By the third week in May, the Metropolitan Opera’s 2011-12 season had been over for a week or so. Not that an opera company’s summer is really a break. Most of July is spent planning, and by August preparations are underway in earnest for the start of the season in September. The final week or so of May, however, is a reliable respite. The phones slow down; staff members usually get away for a few days.
I hope it will spoil no one’s six-hour evening to learn that Robert Lepage’s production of Götterdämmerung, the fourth and final opera in Wagner’s Ring cycle, ends the way Mr. Lepage’s cycle began.
Although it was only September, 2010, it seems a long time ago that the Metropolitan Opera’s 2010-11 season opened with Das Rheingold, Read More
This season at the Metropolitan Opera will be dominated by the story of a maestro and a diva. Opening night, Sept. 27, music director James Levine returns to the podium to conduct Wagner’s Das Rheingold, as the Met releases a box set of 32 CDs and 21 DVDs–22 complete operas in all–in honor of his Read More
How intense is Peter Gelb‘s new “Ring” cycle? Intense enough that the set is in danger of collapsing the stage.
According to today’s Times, the Met has installed three 65-foot girders underneath the stage to support the 45-ton set for Wagner’s four epic operas. The paper says the structure is Read More
When we caught up with comedian Zach Galifinakis at the American Ballet Theater’s spring gala on Monday, May 17, he seemed annoyed that he’d been noticed. And this wasn’t the overstated peevishness that’s helped him gain his newfound fame. It was the regular kind. “To be honest with you, I don’t really know a lot Read More
Peter Gelb, the general manager of the Metropolitan Opera, is not a man given to self-revealing gestures. In interviews he comes across as studiously bland—undramatic and unconfessional. He is soft-spoken, and while he is by all accounts an exacting, detail-oriented boss, he’s not a performer, nor does he wear his heart on his sleeve.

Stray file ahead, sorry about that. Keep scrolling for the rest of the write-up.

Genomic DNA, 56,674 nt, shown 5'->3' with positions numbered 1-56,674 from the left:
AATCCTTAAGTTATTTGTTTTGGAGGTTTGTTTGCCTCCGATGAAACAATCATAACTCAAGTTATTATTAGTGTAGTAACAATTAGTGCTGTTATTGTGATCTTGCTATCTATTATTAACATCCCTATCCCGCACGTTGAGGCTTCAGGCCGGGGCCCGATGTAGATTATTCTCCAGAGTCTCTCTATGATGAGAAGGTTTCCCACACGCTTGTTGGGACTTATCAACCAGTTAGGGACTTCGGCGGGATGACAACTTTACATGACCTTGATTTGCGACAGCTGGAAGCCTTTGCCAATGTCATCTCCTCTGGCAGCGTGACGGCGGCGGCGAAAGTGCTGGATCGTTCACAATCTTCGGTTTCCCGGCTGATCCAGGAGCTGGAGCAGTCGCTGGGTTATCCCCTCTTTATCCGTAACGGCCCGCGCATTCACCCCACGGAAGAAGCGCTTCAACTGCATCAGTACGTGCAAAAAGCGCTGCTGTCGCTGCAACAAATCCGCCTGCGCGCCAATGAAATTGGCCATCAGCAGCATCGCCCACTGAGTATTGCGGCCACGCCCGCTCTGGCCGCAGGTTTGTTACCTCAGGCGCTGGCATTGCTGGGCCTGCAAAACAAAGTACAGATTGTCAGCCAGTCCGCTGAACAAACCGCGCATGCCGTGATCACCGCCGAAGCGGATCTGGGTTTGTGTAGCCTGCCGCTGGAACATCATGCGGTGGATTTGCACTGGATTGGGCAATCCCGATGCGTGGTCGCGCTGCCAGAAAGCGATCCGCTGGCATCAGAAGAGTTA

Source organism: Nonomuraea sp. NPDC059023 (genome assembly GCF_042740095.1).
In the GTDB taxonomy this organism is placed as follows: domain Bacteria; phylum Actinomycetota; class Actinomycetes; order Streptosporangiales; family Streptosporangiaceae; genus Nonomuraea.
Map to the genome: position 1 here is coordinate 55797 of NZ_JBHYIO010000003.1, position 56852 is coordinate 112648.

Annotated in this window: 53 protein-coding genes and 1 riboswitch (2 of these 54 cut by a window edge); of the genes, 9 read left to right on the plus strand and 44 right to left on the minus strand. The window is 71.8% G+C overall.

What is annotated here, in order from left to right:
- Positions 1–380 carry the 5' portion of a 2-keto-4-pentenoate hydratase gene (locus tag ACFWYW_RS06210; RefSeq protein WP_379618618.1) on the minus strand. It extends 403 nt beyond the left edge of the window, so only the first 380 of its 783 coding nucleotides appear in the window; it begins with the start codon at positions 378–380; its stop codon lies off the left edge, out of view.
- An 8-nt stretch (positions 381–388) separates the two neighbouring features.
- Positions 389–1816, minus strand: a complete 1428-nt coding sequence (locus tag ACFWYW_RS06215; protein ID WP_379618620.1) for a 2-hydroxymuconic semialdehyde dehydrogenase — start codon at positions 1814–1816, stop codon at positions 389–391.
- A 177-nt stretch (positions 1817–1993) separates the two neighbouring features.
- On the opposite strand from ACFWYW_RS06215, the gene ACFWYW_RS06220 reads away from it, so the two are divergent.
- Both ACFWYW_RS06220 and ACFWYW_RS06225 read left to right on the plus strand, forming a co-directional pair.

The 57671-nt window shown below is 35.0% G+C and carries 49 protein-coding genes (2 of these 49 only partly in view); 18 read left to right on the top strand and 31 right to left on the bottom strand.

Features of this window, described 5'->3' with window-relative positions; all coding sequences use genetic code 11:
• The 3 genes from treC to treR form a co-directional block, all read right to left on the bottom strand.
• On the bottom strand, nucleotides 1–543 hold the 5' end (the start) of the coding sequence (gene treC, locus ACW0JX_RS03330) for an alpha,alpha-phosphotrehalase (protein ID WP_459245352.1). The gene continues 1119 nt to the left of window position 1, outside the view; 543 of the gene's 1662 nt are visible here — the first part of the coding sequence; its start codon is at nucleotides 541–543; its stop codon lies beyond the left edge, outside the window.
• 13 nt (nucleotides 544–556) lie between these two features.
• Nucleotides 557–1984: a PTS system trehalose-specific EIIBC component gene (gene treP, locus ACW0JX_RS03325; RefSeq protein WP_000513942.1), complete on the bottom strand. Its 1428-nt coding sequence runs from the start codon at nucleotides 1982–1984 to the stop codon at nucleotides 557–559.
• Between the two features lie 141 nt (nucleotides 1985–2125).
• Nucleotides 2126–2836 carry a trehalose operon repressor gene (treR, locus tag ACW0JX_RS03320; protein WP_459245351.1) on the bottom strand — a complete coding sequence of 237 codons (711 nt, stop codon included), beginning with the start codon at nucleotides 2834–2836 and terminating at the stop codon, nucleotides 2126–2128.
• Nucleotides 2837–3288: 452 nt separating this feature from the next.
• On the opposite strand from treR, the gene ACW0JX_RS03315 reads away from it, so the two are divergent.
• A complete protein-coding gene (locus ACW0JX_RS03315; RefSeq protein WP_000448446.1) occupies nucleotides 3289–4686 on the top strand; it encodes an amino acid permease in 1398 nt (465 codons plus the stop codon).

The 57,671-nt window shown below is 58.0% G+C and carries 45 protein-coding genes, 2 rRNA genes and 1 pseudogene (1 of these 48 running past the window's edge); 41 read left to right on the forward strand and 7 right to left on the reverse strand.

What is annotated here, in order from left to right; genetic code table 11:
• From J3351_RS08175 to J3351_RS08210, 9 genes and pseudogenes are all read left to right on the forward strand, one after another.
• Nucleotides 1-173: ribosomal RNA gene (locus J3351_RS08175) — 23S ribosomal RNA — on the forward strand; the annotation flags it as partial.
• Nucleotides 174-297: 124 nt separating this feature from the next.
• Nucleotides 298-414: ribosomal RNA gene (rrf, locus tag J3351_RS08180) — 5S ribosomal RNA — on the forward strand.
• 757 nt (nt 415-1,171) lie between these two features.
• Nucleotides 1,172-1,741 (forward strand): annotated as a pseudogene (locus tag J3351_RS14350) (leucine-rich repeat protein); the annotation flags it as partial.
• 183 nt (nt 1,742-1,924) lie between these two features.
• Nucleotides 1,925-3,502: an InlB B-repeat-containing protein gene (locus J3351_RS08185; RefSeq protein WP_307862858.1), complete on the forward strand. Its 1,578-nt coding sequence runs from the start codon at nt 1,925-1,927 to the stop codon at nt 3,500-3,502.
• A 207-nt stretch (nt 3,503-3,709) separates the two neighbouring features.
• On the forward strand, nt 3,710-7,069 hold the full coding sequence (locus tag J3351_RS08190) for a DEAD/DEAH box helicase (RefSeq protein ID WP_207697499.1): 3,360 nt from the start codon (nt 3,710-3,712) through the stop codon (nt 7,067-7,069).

Under Peter Gelb, the Metropolitan Opera has been focused on the fresh and the new, streaming out spiffy high-def broadcasts of its elegantly marketed new productions. But this week brings to the company a blast from the past with the return of a familiar face. Joseph Volpe, who served as the Met’s general manager from Read More
Operagoers got a flashback to 1998 at the Metropolitan Opera last Thursday. It was the beginning of the second act of the Met’s new production of Offenbach’s Les Contes d’Hoffmann, directed by Bartlett Sher. The curtain rose on an almost bare stage. Against a background of rich, dark blue, a white panel slowly began to Read More
Anna Netrebko is a very good, very famous singer. It feels almost heretical to ask her about the way in which her dazzling career might, at some point, wind down. But at the pinnacle of success, still young at 38, she has already given the matter some thought.
“What would I like to do Read More
“Questo giorno di tormenti!” the characters exclaim at the end of Mozart’s Le Nozze di Figaro: “What a day of troubles!”
At this point, Peter Gelb would probably gladly settle for just one day. Instead, his problems, which began opening night, are stretching into the third week of the Metropolitan Opera’s 2009-10 season, the first Read More